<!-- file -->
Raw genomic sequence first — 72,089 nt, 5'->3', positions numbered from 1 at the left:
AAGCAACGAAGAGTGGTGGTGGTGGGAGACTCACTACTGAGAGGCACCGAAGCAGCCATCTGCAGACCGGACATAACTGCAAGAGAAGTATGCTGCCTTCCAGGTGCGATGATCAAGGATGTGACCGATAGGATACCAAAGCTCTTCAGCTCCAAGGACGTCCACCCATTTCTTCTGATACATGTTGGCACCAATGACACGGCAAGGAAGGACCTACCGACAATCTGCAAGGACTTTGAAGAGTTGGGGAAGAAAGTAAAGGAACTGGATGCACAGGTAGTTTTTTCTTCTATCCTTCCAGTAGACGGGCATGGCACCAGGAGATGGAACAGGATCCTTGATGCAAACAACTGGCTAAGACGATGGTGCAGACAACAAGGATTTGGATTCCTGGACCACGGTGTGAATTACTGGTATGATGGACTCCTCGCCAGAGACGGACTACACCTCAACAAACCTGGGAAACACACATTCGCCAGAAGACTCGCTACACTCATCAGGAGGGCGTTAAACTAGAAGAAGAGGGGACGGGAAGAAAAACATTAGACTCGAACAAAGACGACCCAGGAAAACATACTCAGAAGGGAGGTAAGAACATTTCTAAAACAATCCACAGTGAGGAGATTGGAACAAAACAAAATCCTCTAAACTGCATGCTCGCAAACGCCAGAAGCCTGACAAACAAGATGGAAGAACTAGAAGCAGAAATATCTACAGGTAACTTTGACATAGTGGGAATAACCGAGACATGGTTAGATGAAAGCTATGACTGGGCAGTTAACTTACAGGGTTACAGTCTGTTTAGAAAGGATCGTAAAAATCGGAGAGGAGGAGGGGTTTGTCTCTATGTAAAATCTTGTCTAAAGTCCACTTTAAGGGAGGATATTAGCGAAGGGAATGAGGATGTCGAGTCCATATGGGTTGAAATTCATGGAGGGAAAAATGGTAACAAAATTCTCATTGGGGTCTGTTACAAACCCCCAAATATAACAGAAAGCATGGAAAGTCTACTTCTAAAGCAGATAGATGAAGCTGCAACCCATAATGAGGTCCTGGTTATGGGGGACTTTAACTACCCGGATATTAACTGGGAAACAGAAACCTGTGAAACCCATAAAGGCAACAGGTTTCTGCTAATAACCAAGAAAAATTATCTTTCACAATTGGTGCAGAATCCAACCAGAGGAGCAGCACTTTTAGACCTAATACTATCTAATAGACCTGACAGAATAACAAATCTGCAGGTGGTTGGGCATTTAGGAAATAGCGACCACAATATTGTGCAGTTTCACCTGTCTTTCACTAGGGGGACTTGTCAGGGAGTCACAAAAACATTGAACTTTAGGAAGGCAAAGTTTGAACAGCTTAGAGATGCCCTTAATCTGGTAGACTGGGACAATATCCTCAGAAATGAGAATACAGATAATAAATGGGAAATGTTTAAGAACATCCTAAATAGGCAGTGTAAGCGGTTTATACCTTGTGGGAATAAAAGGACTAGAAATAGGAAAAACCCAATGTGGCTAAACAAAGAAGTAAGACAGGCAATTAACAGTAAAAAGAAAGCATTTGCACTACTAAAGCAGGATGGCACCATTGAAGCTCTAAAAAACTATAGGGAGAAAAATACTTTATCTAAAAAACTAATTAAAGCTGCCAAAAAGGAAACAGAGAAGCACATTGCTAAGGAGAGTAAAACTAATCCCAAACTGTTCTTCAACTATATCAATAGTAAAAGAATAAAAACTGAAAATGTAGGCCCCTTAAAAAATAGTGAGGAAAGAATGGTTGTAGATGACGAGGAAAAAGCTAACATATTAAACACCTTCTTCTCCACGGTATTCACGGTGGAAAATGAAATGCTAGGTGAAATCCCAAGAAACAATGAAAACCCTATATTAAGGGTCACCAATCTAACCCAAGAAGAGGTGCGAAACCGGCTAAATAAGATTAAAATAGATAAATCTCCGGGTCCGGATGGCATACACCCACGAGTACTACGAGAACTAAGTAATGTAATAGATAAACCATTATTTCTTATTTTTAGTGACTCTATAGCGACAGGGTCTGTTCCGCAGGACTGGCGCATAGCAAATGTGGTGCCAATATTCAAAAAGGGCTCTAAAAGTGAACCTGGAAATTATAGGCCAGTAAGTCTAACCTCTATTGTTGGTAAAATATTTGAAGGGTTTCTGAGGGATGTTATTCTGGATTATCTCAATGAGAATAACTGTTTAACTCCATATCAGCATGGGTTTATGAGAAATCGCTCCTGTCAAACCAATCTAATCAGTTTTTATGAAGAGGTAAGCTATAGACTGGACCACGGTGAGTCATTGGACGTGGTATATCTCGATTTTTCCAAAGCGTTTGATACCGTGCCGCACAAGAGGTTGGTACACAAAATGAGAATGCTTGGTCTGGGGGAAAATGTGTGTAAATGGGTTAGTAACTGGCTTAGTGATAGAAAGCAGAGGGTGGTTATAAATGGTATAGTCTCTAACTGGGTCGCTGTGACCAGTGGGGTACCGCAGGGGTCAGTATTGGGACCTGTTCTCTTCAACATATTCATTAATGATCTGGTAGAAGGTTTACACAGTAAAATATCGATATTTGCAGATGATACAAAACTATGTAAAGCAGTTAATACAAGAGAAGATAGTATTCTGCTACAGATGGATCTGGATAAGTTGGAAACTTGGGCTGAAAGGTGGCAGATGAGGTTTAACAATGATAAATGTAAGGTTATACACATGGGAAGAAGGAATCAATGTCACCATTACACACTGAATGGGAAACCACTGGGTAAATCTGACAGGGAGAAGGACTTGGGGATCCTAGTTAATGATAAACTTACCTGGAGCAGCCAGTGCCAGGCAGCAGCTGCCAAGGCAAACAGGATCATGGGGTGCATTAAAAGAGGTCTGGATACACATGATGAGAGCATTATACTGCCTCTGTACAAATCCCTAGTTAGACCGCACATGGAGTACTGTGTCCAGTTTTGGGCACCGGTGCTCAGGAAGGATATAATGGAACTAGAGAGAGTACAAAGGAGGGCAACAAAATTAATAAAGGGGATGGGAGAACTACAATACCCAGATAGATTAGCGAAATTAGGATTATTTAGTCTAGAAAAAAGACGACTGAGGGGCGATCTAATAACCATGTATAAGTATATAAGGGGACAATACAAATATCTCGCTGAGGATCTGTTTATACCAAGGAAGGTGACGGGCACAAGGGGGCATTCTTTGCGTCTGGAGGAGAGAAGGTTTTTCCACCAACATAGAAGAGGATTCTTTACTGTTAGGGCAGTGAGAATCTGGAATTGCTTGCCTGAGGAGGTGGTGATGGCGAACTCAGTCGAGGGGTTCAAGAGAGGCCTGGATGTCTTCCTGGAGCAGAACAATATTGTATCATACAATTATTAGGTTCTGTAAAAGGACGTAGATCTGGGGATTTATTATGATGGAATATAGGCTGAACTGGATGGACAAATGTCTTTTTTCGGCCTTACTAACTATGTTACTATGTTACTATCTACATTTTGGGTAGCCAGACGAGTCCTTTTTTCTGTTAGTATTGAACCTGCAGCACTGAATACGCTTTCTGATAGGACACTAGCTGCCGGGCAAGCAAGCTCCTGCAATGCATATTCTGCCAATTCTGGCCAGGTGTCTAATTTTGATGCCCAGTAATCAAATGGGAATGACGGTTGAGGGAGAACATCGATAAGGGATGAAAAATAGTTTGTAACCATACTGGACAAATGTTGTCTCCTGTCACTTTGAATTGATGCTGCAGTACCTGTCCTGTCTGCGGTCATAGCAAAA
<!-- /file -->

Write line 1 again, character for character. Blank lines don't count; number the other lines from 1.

Raw genomic sequence first — 72,089 nt, 5'->3', positions numbered from 1 at the left: